View Full Version : glow to electric and NiCd to Lithum conversion
William L Baker
08-17-2006, 07:52 PM
I have sucessfuly converted my glow Old Timer fleet to electric using brushless motors and lithium batterys. Also I have recently converted some other planes that were electric from the start, over to lithium from NiCds.The major problem for all has been maintaining proper center of gravity.From years of glow practice we put our servos at the aft end of the cabin space. When you can ,move these forward, and /or use smaller servos. The HS -81 and 85 servos have enough torque to replace the old "standard size "servos and weigh less. Glo to gas the fuel tank space is a good place to put batterys, and in some designs the battery can even occupy space under the motor, this might make necessary a hole in the firewall.My philosop[hy was to add as much capacity as possible instead of ballast weight .So my larger models have 3200 to 4000 mah lipos: smaller batterys would have meant adding lead. On the other hand I had a fine flying electric with a brushed motor and NiCds. Converting it to brushless and lithium required adding lead ! Here is why:The 12 niCd cells were so heavy , that to retain the CG meant adding lead even though I used a 4000 mah lipo in place of the 1700 mah NiCds ! So on this conversion I did not save weight, but I gained some power and a heck of a lot of capacity ! The model flew fine with the NiCds, was not overweight, but the gain in capacity was dramatic.When you remove the engine in a glow to electric conversion you immediately have a tailheavy problem : most engines are heavier than the motors that replace them, so the work of conversion is a battle to maintain the CG. It is, in my opinion, worth it .:)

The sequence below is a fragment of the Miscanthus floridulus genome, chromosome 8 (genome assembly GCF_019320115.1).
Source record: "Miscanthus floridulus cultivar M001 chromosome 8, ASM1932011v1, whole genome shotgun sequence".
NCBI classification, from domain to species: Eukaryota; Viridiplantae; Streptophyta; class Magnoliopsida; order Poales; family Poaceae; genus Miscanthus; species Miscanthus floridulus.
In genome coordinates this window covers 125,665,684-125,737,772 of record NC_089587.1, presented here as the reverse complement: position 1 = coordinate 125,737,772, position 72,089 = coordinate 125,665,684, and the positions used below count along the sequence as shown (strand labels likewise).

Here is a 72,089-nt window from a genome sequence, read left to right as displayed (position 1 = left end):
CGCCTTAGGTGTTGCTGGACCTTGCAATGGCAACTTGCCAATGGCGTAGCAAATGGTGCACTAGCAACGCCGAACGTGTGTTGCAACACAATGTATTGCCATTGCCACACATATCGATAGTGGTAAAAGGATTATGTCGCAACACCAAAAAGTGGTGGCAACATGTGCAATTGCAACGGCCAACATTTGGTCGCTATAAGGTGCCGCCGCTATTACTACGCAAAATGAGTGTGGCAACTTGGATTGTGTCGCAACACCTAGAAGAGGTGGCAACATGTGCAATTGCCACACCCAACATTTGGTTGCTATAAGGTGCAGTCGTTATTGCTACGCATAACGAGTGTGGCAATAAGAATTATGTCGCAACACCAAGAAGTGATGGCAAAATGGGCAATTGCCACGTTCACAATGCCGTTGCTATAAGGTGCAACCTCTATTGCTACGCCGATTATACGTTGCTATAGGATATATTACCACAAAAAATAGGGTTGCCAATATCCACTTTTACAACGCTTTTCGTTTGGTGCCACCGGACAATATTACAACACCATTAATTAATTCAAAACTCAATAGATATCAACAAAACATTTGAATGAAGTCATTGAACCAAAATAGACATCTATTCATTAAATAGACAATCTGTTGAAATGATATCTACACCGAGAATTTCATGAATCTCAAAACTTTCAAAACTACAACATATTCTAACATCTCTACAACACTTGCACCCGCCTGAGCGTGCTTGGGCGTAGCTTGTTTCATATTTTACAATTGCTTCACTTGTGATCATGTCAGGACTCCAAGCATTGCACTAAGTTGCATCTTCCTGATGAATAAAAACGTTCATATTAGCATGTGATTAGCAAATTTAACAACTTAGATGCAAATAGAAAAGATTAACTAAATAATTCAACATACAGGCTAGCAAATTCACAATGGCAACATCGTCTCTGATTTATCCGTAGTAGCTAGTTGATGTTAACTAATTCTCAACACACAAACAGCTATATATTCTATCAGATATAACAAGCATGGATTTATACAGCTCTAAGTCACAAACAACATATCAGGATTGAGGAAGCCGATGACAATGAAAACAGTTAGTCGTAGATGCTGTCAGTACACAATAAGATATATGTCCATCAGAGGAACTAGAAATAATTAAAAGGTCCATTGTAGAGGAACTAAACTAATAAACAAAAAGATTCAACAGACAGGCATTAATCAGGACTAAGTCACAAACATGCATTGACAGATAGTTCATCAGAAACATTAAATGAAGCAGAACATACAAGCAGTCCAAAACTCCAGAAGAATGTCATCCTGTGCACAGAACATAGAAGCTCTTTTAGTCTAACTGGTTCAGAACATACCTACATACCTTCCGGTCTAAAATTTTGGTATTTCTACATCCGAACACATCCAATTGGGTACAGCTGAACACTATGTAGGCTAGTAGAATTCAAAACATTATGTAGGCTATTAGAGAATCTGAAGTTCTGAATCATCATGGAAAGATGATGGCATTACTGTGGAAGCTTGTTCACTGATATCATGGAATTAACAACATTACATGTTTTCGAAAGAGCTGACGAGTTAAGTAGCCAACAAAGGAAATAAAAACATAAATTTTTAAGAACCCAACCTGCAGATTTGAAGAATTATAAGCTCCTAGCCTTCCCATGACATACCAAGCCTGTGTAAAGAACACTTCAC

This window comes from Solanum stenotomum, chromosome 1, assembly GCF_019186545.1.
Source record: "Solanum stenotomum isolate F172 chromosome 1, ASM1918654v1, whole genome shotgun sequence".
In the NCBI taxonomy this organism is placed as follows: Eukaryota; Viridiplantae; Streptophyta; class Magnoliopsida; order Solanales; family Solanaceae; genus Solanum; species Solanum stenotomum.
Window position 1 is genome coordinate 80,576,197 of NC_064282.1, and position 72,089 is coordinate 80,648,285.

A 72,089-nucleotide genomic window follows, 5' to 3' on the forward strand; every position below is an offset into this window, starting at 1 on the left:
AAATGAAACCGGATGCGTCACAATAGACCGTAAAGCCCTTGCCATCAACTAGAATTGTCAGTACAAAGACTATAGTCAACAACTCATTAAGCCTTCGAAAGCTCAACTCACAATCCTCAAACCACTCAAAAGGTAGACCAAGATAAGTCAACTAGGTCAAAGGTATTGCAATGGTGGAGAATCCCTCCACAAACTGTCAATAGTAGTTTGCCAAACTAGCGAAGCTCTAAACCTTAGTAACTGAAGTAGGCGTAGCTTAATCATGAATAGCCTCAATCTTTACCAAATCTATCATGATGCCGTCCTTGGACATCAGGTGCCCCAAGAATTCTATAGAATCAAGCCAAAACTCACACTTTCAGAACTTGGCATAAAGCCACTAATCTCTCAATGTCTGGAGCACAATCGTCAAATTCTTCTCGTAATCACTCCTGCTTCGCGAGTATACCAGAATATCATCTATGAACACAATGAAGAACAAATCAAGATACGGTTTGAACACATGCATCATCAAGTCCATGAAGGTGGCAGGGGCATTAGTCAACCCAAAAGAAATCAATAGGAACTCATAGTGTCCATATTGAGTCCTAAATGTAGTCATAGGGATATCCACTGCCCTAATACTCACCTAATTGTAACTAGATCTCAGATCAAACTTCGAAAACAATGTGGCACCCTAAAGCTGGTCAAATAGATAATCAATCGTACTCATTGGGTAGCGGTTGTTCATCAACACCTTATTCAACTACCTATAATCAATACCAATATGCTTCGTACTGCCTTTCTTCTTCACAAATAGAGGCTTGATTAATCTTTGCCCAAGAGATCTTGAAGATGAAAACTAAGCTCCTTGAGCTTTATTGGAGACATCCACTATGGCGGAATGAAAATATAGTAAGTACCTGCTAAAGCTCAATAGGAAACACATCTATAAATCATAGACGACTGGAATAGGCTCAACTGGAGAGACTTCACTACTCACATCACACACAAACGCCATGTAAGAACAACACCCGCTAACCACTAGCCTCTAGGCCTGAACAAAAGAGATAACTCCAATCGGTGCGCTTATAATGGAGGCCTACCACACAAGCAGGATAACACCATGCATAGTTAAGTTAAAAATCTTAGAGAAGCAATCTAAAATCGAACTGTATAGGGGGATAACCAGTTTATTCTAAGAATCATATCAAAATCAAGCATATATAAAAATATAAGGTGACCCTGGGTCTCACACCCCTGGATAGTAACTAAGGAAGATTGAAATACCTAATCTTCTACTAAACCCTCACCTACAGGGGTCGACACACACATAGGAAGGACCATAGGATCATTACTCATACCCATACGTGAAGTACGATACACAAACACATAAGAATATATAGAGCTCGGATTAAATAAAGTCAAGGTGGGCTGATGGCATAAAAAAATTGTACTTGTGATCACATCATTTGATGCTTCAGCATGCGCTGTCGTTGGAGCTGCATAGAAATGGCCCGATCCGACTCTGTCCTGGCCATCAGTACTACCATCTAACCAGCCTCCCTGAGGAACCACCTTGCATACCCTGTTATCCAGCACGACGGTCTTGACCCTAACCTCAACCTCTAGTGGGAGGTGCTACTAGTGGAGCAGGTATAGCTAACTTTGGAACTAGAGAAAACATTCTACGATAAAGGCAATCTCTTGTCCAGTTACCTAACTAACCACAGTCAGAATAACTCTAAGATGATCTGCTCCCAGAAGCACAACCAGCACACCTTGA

08-20-2006, 11:58 PM
Not so sure that I'd give up on NiMh cells just yet, especially in the likes of an OT or 'Just Cruisin' Around' model.
Especially with conversions, there's that CG thing to be taken care of - and it must be addressed correctly, as there's no court of appeal for the breaking the laws of aerodynamics.
Okay, there's weight, but big deal - I think the heaviest Kadet Senior I ever got involved in was estimated at 10lbs, but the owner refused to weigh it in case he got scared to pick it up. Flew like a dream on 24 big old round jugs - back when 2000Ma was a good trick. Now, replace its Astro 40G with a BL and fit 16 - 20 3800 NiMh, you got yourself a good big loafing around machine.
I just caught up with the 21 st century and got some LiPos. Fortunately, my two regular sports aerobatics were designed and built with the middle of the battery pack atop the CG, so it doesn't matter what the pack smells like when it catches fire ;)